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Bayahi: “To maintain the country’s economic fabric, we must first save family businesses”

President of the Arab Institute of Business Managers, Taieb Bayahi, in an interview with AfricanManager, on the sidelines of the 36th edition of Business Days held in Sousse stressed, in particular, the need to establish an investment climate conducive to the sustainability of enterprises, and accordingly to achieving economic sovereignty.


This year’s theme is “Freedom and Sovereignty”, how this choice was imposed?

The company is basically constituted under “freedom” and “sovereignty”. If the company is successful, the economy is successful, the state is successful, and we arrive at this sovereignty. This year, we have tried to define what sovereignty is, which in the 1970s was achieved when a country was able to produce almost all its primary needs. This was no longer the case in the 1980s, except perhaps in the case of China and the United States, which still manage to implement their own policies without external intervention. In view of the situation of the country, the choice of the theme was naturally imposed, in a rapidly growing world, while our country is still in search of balance and stability since a certain January 14, 2011.

Given the country’s critical economic situation, do you think that businesses could resist, face, and survive?

This crisis situation currently underwent by the world is the most serious we have known for several decades. It calls into question the very foundations of the international economic order in which we are settled, as well as many of our most solid convictions. It requires us to think about establishing a new economic model or, at least, to seriously transform it because it is the only to ensure our economic and social stability, as well as our sovereignty and security, and which is the primary factor of sustainability of businesses and the continuity of the State.

On the other hand, this unprecedented situation makes such economic notions and practices as productivism, price control, restriction of market functioning, and even the call to protectionism, resurface.

This state interventionism, even if it is understandable in order to maintain the citizen’s purchasing power, has nevertheless reached the point where the market is no longer allowed to regulate itself. The State interferes too much in the economy and disrupts its operation. This can harm the economic fabric, especially the Tunisian economic fabric, which is, above all, family, given that the large Tunisian companies are primarily family.

Precisely, these companies have not yet achieved this sovereignty, do you think that the loan granted by the IMF could maintain the companies in place?

We are still far from sovereignty, we need donors such as the IMF, because we are not yet independent. Even if these family businesses have a certain capacity for resilience because they create wealth and jobs, they are still at risk of becoming fragile, hence the resort to the IMF.

It remains to be seen whether the objective of this credit is to invest in education, health, the economy, and infrastructure, which will create even more wealth. On the other hand, if the credit is, as some in the administration claim, to be used for wheat imports, this is dangerous and may continue to put us in a bad position.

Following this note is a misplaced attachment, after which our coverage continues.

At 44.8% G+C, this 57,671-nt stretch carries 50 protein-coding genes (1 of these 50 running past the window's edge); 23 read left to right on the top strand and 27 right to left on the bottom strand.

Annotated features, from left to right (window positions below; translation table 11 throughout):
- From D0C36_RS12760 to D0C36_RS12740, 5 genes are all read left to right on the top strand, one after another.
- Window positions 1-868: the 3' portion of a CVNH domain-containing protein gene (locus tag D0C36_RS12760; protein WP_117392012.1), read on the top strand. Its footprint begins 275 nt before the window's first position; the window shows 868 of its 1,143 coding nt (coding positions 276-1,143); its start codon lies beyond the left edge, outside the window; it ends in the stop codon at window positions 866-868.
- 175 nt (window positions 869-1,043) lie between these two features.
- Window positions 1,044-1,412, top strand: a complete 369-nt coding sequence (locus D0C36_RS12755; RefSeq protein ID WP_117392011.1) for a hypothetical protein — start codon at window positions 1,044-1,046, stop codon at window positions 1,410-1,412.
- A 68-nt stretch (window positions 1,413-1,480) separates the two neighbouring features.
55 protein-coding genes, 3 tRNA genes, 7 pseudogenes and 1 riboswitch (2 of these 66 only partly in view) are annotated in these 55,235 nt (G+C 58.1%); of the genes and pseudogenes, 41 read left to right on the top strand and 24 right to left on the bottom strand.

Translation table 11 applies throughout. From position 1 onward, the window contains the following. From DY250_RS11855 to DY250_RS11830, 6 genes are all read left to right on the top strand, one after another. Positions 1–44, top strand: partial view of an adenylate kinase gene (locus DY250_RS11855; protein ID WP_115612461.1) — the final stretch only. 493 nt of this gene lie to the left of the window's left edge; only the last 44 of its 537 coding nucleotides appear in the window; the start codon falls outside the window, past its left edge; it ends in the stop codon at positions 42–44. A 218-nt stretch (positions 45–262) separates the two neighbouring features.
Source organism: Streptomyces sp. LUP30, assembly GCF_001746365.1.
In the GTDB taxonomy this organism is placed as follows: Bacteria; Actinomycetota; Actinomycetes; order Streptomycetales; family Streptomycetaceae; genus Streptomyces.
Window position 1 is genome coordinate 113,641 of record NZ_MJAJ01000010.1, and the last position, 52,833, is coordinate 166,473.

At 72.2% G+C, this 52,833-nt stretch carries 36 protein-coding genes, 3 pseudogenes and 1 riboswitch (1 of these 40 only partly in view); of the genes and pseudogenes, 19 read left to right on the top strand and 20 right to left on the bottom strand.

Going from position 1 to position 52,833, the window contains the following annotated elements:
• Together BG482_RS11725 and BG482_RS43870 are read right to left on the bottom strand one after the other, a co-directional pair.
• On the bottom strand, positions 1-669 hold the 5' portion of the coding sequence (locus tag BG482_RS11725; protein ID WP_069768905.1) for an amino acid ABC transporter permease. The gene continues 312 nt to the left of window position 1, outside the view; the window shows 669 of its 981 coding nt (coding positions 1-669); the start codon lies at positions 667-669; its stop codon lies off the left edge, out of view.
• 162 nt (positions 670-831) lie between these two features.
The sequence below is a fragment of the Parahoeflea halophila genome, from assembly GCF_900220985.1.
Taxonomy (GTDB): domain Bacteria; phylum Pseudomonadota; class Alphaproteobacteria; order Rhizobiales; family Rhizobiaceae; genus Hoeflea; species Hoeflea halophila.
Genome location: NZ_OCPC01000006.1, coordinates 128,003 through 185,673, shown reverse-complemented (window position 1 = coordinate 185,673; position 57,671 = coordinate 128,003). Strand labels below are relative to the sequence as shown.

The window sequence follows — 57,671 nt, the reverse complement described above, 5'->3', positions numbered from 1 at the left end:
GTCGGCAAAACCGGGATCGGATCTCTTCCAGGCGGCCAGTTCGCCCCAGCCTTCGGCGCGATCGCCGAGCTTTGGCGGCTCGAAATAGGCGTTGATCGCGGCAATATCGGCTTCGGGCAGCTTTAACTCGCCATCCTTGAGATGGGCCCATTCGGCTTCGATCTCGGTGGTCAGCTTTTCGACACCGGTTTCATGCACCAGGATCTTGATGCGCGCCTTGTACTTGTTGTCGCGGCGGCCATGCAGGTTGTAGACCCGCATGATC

The Minister of Industry assured, in her intervention to the panel, that the government has undertaken immediate reforms for the security of companies, while the latter, with their resilience, are undergoing this crisis. Don’t you think there is some “ambivalence” in the speeches of both sides?

We would like, as business leaders, to have an idea about these reforms that the government is talking about, there are many decisions that were taken before, in terms of investment, including renewable energy, which is a determining factor in our energy independence. The private sector is waiting for this, because it wants to make investments, but unfortunately, with the blockages that there are in the administration, we cannot do it. The problem is not so much to make the right decision but to enforce that right decision.

The political situation is complicated between the various stakeholders, do you think that the state has taken decisions against businesses?

Obviously, the State has, for example, taken the decision to reimburse the arrears of companies, the least would have been to apply this decision, it puts in difficulty the sustainability of these companies, because some are not intended to finance the state, on the contrary, they expect more assistance from the state, not an additional contribution to state finances.

Concerning the subsidies, will businesses reach sovereignty if the State reimburses them?

Today, there are business leaders, for example in the field of agribusiness, and manufacturers who are waiting for subsidies, such as large producers of milk; this is also the case of the Tunisian Society of refining industries (STIR), which have difficulties in their cash flow. So yes, the condition of the state is difficult, which is certainly understandable, but these difficult conditions will catch up with the private sector, and this will not be a good thing. And it will certainly help the businesses if they get reimbursed.


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